Outsourced development risks
Have you ever worked with a company that’s outsourced to freelancers or an agency to help deliver on a project?
If you’ve experienced this, you’ll understand how much of a difference coherent onboarding can make to the outcome of the project. Outsourcing development is much the same, though even with efficient onboarding, it does come with its own set of risks. Can you think of what some of these might be? Let’s find out if you got them all.
Outsourcing: The risks
Outsourcing is a common approach in business, one which offers potential cost advantages and economies of scale. It allows businesses to grow and achieve their targets without the long-term financial commitment of an expanded team, as well as to benefit from a fresh point of view on their projects. Of course, there are many more benefits to outsourcing resources, but there are considerable risks too, ones that should be measured and provisioned for before committing. Let’s look at some of these now:
- In some cases, an organisation might look to outsource offshore, but they should be aware that this is considered higher risk because the coding and standard practices of the third-party developer may not meet acceptable standards.
- Loss of intellectual property is also a major concern in countries where the organisation’s national law has no jurisdiction; recovery of intellectual property and enforcement of ‘cease and desist’ orders or lawsuits can be impossible. There is a tendency in China to reverse engineer, for example aircraft technology and design, to see an example of this, click the link here.
- It’s possible that malicious code can be inadvertently - or even purposefully - be introduced by an outside resource. For example, covert channels might be built into the software as a way of bypassing a security control, perhaps for the purposes of fraud or even to sell to criminals. Ideally, software will have passed an open-source testing or a vendor agnostic testing.
So, how can you mitigate some of these risks?
Knowing where your organisation might be vulnerable is half the battle, so being aware of the points mentioned above is a great place to start. Let’s take a look at some of the things an organisation can do to try and mitigate some of those risks now:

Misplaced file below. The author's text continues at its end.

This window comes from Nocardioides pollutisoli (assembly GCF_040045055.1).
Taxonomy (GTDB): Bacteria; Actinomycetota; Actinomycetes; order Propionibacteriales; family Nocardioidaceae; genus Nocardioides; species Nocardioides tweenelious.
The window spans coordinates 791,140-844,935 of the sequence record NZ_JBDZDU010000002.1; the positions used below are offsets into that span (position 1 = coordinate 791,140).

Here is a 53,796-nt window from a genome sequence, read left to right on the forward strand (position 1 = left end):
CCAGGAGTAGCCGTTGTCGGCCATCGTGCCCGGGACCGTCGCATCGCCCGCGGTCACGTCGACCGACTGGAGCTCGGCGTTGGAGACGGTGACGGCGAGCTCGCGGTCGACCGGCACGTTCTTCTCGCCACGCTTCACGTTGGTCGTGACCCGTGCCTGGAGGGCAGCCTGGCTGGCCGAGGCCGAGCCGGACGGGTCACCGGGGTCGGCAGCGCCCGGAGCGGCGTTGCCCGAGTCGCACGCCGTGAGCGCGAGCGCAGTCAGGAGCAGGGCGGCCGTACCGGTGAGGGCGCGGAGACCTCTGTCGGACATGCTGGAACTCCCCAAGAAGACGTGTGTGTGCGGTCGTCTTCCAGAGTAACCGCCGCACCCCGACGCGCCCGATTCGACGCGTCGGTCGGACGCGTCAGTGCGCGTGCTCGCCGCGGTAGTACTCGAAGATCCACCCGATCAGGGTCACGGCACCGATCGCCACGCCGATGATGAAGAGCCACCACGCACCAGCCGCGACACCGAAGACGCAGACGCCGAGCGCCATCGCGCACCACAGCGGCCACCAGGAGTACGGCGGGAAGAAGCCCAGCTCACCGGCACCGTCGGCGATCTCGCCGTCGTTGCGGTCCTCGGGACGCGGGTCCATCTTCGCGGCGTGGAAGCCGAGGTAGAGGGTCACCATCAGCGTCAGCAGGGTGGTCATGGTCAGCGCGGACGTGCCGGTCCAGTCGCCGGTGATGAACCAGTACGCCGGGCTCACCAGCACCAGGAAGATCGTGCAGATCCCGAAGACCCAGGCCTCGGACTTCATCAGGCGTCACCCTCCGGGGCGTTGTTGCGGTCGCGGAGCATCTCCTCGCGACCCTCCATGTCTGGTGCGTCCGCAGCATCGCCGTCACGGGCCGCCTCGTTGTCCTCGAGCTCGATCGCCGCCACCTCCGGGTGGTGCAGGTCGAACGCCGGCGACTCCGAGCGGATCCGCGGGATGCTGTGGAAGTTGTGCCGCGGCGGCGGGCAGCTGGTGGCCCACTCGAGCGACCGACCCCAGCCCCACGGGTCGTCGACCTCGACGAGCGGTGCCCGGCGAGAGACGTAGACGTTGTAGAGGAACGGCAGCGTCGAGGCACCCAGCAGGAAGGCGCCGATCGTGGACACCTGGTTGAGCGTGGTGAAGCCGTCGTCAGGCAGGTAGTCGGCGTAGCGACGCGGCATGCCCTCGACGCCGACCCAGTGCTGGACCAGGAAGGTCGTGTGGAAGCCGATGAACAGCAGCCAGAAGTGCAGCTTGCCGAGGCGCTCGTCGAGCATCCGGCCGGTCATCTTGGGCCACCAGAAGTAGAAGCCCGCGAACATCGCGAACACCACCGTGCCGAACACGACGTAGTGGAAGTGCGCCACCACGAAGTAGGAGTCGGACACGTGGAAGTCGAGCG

- Contracts and specifications help to reduce the risk of a solution being delivered that misses the mark, so clear and unambiguous direction should be documented early on.
- Prototype stages should also be built into the development cycle to validate that the specification has been followed.
- Software development methodologies should include processes to inspect the delivered solution for malware, or direct visual inspection of the underlying code is possible (this can be automated with the use of scanning tools.)
- User testing can help to identify covert channels built into the software, so this should be a step implemented when undertaking software inspection.
- The inclusion of a trusted third-party or Escrow can be a good idea, as they hold a copy of the source code and development documentation, should the outsourced developer(s) become uncontactable.
More on Escrows now...
Escrow is a legal arrangement in which a third party temporarily holds an asset or money or until a particular condition has been met. This can be very useful in the process of, for example, buying a house, where money is held in escrow to protect the buyer’s deposit and ensure that the money goes to the correct party according to the conditions of the sale.
Let’s look at an example, where Escrow can come in handy. If source code has been written or provided by a third-party developer, the organisation is totally dependent on that supplier for support, updates, patching and security fixes.
In extreme cases, where a supplier has gone out of business or has been acquired by a competitor, the commissioning organisation can be forced to pay extra to fix problems that should have been resolved under the standard maintenance agreement. So, what can you do?
Well, it’s important to be proactive when working with third-party developers, so implementing an Escrow up front is a great way to protect an organisation from this problem. Both the organisation and the external supplier agree on the Escrow – a neutral third party, often a law firm – to hold a copy of the source code. If the contract is breached, the source code is released to the commissioning organisation.
In some cases, risk can also be mitigated by an amount of money from the contract value being held in escrow and being released to the third-party supplier after a pre-defined period, perhaps three years. This means that, if the supplier ceases to trade or doesn’t complete the development, the money is returned to the commissioning organisation to help fund the redevelopment or replacement programme.
Now you’re armed with the necessary information to prepare you for the security risks when working with a third-party developer, you can move on to the next Course, ‘Testing, audit, and review’.
This course will explore the necessary steps to take at each part of the information life cycle.
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